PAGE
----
Thursday, December 20, 2012

Pandemic Game Review

Ah, Pandemic - the golden standard of cooperative games. My college game club picked up Pandemic in my senior year, and we played the game enough times for me to become sick of it until I found someone with the copy of an expansion. (Side note: as a rule of thumb, I dislike game expansions, but the Pandemic expansion does a fair amount to change the game - primarily to make it more challenging - without changing the core of the original)
In Pandemic, you work for the CDC when suddenly BLAMO!!! Not one, not two, not three, but FOUR SIMULTANEOUS AND GEOGRAPHICALLY LIMITED EPIDEMIC PANDEMICS ATTACK THE EARTH! As one of the various CDC roles, your goal is to run around the world and find the cure to infection before any or all of the diseases get completely out of hand. 
As a fully cooperative game, there are no secrets between players and full collaboration is encouraged and generally required to win the game. Every turn, you have 4 actions that you can use to move, build, cure, trade, or research. After your actions, you draw (almost always) helpful cards that correspond to the geographic cities on the map followed by revealing several infection cards that will force you to place miserable disease cubes on the board. If you get too many disease cubes, there is an outbreak. The goal of the game is to collect the right cards to research the cures but in the meanwhile you need to manage the diseases so that there aren't too many deaths (outbreaks) and prevent any disease from becoming so prolific it becomes unstoppable (all cubes of one of the four colors is gone). Additionally, you can die by running out the geographic location deck. Oh, and one other thing - the deck where you get good cards from? Every once in awhile, you'll flip an epidemic that will ravage a new city. If you find all 4 cures (having 5 of a specific color of card and going to a research station) before the game end, you all win. Simple as that.

Or is it?

Yes it is because the game is really easy to play, it just isn't necessarily easy to win. 

FUN: 3 - Pandemic is a perfect example of a '3' game for me - I'm almost always amenable to playing but I will rarely suggest playing it (unless I'm trying to hook new gamers). I don't own Pandemic and I never hope to, in large part because enough people own it so that I can pick it up or put it down any time I like. Here's the thing about Pandemic: it's really just a big random number generator puzzle. Now, I love playing "puzzle games" because sitting around figuring out the most efficient path to victory is entertaining for me, but ultimately, it is more of a puzzle than a game. That being said, Pandemic is NOT forgiving. If you spend almost any time durdling (slang; wasting time) you will lose and wonder why even though picking up that one cube in Santiago may not have been the best play. The nice thing is that it's over in 35 minutes and you can give it a second or third shot. What Pandemic does really well is engage you - turns are generally fast and you always want to be paying attention to what your doctors-in-arms are doing. Additionally, it's easy to bring new people into Pandemic, hold their hand through the first game, and then play a second right after.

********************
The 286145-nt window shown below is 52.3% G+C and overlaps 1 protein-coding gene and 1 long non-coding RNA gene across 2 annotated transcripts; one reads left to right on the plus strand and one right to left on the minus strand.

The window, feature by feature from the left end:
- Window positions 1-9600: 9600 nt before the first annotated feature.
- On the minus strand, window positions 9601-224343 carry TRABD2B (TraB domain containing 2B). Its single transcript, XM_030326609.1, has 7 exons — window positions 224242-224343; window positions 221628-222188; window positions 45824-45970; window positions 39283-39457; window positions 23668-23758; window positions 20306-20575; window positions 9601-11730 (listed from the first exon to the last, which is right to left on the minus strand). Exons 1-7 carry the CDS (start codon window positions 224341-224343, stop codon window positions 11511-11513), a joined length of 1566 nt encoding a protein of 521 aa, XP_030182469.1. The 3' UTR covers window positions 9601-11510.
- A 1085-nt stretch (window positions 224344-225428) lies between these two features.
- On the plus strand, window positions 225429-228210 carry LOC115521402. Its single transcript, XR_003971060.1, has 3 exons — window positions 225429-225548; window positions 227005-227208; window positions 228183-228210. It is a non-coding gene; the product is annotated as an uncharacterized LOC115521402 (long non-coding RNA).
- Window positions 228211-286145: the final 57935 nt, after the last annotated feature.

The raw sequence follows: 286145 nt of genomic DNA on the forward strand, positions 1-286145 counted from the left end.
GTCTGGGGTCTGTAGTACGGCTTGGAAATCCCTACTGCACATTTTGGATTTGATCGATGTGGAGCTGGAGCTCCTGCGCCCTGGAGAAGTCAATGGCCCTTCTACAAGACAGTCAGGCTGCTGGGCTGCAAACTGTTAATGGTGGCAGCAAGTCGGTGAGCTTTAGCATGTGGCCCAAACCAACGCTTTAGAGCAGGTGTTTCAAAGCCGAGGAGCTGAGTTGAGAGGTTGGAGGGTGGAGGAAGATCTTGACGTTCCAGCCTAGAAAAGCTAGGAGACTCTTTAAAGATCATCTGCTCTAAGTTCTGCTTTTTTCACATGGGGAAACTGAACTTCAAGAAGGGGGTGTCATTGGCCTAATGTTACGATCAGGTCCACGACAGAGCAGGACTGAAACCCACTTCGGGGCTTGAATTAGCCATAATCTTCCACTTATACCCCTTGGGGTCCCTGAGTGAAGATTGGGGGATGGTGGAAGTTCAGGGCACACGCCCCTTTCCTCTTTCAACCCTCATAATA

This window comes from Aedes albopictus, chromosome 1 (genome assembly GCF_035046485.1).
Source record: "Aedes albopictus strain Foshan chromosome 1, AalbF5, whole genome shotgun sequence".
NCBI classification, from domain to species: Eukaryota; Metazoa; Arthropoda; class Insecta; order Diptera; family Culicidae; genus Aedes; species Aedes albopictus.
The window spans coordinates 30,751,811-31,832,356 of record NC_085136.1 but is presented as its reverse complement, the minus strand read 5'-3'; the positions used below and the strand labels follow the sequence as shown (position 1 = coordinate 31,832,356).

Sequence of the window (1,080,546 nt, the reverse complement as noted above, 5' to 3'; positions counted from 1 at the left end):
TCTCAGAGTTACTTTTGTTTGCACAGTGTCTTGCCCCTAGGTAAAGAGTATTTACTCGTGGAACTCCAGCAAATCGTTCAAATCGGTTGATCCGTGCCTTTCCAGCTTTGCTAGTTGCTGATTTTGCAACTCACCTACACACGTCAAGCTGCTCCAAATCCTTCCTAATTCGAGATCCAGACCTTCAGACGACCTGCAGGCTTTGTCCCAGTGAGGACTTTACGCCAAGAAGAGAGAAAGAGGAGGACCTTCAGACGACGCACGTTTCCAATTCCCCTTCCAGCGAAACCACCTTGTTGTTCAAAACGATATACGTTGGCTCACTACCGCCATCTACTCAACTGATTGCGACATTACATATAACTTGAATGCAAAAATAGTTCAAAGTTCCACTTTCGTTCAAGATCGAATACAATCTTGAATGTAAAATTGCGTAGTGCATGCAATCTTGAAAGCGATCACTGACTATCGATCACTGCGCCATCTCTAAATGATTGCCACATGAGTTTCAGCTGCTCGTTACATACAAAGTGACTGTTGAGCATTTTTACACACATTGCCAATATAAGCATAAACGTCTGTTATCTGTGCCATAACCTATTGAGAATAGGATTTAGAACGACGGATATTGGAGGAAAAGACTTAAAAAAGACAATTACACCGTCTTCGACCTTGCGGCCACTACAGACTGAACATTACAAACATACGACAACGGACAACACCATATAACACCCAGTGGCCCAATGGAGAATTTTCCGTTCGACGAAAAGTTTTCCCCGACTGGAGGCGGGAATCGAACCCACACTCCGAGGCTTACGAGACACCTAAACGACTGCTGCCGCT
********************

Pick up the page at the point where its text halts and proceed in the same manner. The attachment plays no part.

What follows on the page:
STRATEGY: 2 - Pandemic has what I refer to as a "Strategy Shelf" - the point you reach where you literally can't get any better at the game. It doesn't take long to get there in Pandemic. In my mind, there are three levels of learning in Pandemic:
  1. Holy shit there are cubes everywhere! ANOTHER EPIDEMIC ARE YOU KIDDING ME WE HAVENT EVEN HAD THE CHANCE TO CLEAN EVERYTHING UP? How in the hell do I get 5 cards?
  2. Ohhhhh, I'm supposed to RESEARCH cures not clean up all the cubes. I can even trade cards with other players! Epidemic, huh? JOHANNESBURG??!? F&^#$%
  3. Oh man, understanding when to use my cards to fly places (and charter flights especially) makes me amazing at this game. Also, tactical research station placement! Who woulda thought?
Once you start figuring out the "systems" in Pandemic, you're usually just applying your new understanding to slightly different situations. Sometimes it is harder than others, but for the most part you know that the Operations Expert is supposed to drop bases everywhere and that you load up the players with redundant cards with more of the same card to win ASAP. 
One other thing I will note about Pandemic in terms of the luck of flipping cards: it is my opinion (particularly in a 4-player game) where you can play near perfectly and still lose to bad card draws. If everyone draws an equal distribution of colors, you are in for a world of pain (because everyone is sick and the symptoms are violent). On the other hand, in a 2-player game, the game is basically impossible to lose once you get the hang of things - I can go into a complicated statistical treatise (that has been composed in my head) of this but it basically comes down to an increased likelihood of color density in your card draws.

SOCIAL: 5 - I mean, I called it the gold standard of cooperative games. What do we play cooperative games for other than to...uh...cooperate with one another? I actually think it could be fun to try a version of Pandemic where the players NEVER speak to one another, and see what you can do with that and if you can operate on the same wavelengths (warning: only for experienced players who have immense patience with their fellow gamers) but I would only do it once because the cooperation aspect is the reason why I play this game. One word of warning though, the social value of this game PLUMMETS if you attempt to play for other players. I myself am guilty of this mistake once or twice, but when you just start bossing other players around instead of including them ("Dispatcher, move me to Miami to meet up with Alexander Flemming. Just do it!") they start to get really bored of the game. If you have a plan, explain it to people and see what they think of it. It's an egalitarian game, not a despotic one.